A problem that can be solved though is the liberal use of glue seen on the white end caps. In several places along the edges and in some spots on the face of the caps, the yellow glue that was used to hold the caps in place is visible. The glue has been pushed out of the creases where it was applied too thickly in some places, or a stray streak was left on the face. Even though this should have been caught before the unit was shipped, some rubbing alcohol removes it.



There are some other design elements that may not sit well with a consumer, depending on how important they can be. The Space Bar picks up a lot of fingerprints and grease from fingers. It wipes off, but simply pressing fingertips on the unit will leave evidence they were there.

The testing unit also had some small blemishes in it, mostly limited to small scratches. Aluminum is easy to scratch if hit with the right metal, so this isn't a surprise. The texture of the unit is rough enough to be noticed as well. The LED lights that the Space Bar uses behind the front plates can also be quite bright in the dark.

As was previously mentioned, the Quirky Space Bar is listed as a six-port hub. However, to say that it is a true six-port USB hub is a little bit misleading. At the basic level there are six ports for USB -- but only four of them are capable of transmitting data. The two ports on the back left of the device are only for charging. However, they do offer a larger amperage than standard. Quirky doesn't list how much it is, but it is at least 2.1 amps, as it will allow charging of an iPad. The front four ports will not, meaning they most likely cap out at 1 amp. The Space Bar does require power to function, which plugs into the back right cap of the unit, next to the mini USB input for a system connection.



All four of the transfer-capable ports worked when the Space Bar was plugged in, leaving no dead ports to be found. A Windows machine recognized it as a Via USB 2 hub, and installed the proper items on its own. To test the transfer speed and functionality of the ports, a 385MB video file was transferred from a Kingston Datatraveler SE9 to an SSD through each capable port. Times ranged from 20.39 to 21.34 seconds, based on stopwatch count of the transfer. For comparison, the same transfer was executed from a front-port USB. Time to completion was 21.35 seconds.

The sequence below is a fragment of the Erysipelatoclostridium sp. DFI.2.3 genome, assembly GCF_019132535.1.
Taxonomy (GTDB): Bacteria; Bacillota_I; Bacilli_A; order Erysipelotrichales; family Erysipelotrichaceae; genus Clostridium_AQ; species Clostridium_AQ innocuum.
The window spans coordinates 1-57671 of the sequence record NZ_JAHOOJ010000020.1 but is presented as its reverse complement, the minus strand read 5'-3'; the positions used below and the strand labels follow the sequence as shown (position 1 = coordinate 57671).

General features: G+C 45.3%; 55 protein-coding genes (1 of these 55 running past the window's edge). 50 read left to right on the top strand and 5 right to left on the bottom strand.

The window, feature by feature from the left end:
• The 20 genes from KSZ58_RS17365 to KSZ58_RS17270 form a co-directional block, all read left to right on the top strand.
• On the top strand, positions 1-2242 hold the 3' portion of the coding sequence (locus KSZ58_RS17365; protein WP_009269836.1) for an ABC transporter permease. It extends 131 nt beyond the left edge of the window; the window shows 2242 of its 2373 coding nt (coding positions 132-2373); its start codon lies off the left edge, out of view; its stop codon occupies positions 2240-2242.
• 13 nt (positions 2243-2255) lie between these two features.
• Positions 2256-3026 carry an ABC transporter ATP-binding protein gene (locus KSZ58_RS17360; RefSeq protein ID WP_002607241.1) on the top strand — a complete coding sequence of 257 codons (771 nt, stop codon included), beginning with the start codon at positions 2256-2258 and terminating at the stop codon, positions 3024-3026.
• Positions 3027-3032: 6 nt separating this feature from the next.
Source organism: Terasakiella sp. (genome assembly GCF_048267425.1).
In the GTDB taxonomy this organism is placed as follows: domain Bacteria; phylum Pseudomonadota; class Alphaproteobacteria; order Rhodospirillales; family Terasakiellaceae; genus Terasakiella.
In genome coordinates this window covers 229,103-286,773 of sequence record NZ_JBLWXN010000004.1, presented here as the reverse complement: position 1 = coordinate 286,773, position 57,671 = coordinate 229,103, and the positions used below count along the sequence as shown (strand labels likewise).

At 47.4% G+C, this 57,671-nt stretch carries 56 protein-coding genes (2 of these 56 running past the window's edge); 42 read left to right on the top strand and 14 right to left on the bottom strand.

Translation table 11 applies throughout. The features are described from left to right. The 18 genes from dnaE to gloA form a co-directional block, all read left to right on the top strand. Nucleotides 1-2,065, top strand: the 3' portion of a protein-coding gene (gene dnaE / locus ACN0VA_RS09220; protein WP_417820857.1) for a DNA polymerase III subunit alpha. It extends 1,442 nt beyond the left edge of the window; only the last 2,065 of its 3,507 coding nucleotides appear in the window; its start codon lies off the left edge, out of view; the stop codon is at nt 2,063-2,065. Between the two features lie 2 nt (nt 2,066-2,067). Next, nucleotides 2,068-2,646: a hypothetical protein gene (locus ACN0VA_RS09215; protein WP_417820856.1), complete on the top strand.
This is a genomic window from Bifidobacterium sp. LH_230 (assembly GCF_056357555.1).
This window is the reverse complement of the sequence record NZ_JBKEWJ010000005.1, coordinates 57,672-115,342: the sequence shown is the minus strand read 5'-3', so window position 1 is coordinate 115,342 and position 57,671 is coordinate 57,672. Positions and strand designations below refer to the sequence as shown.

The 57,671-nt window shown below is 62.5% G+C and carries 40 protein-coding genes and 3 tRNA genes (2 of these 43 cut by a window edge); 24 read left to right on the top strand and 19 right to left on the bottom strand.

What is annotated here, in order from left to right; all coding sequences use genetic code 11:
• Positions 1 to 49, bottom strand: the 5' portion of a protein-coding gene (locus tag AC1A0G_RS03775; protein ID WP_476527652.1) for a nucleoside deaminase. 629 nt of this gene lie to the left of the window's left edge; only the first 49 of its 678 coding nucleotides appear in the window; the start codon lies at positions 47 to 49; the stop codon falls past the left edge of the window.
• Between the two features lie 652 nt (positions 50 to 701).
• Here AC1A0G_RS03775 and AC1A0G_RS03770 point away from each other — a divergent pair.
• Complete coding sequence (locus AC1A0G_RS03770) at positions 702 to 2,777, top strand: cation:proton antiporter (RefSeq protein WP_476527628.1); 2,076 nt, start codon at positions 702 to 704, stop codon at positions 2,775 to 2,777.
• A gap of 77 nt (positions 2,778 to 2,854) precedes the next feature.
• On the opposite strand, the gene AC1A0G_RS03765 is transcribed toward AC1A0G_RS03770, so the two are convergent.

Fit for USB cables didn't appear to be an issue, but there were a few close calls with memory sticks. The Datatraveler SE9 offered quite a snug fit, but this has been observed in several different instances in other USB ports. More concerning were some USB drives like the SanDisk Cruzer or the Kingston Datatraveler HyperX 3.0. Both of these were very snug against the plate. The HyperX drive measured 0.48 inches exposed, but still worked. If either exposed any less of the plug, they might not get a complete connection. This is because the USB plugs are recessed inside of the unit about half an inch, as measured on the exposed pieces of the SE9.



The Quirky Space Bar offers users USB expansion with some dual functionality. Users will get a vertical monitor boost of around 1.75 inches, with the addition of six USB ports in an appealing package. While it would have been nice to see all six ports being capable of data transfers, the positioning of the two on the back side means leaving a cable in becomes the standard. The biggest thing working against the Space Bar is the lack of quality control before being shipped out. At $100, making sure the device fit together right and didn't have glue left on it seems like a simple thing to fix. If looks and needing a monitor stand are important for a hub, then the Space Bar should hit the mark. However, if functionality is the only concern, a USB hub with more ports can be picked up for less.



by Jordan Anderson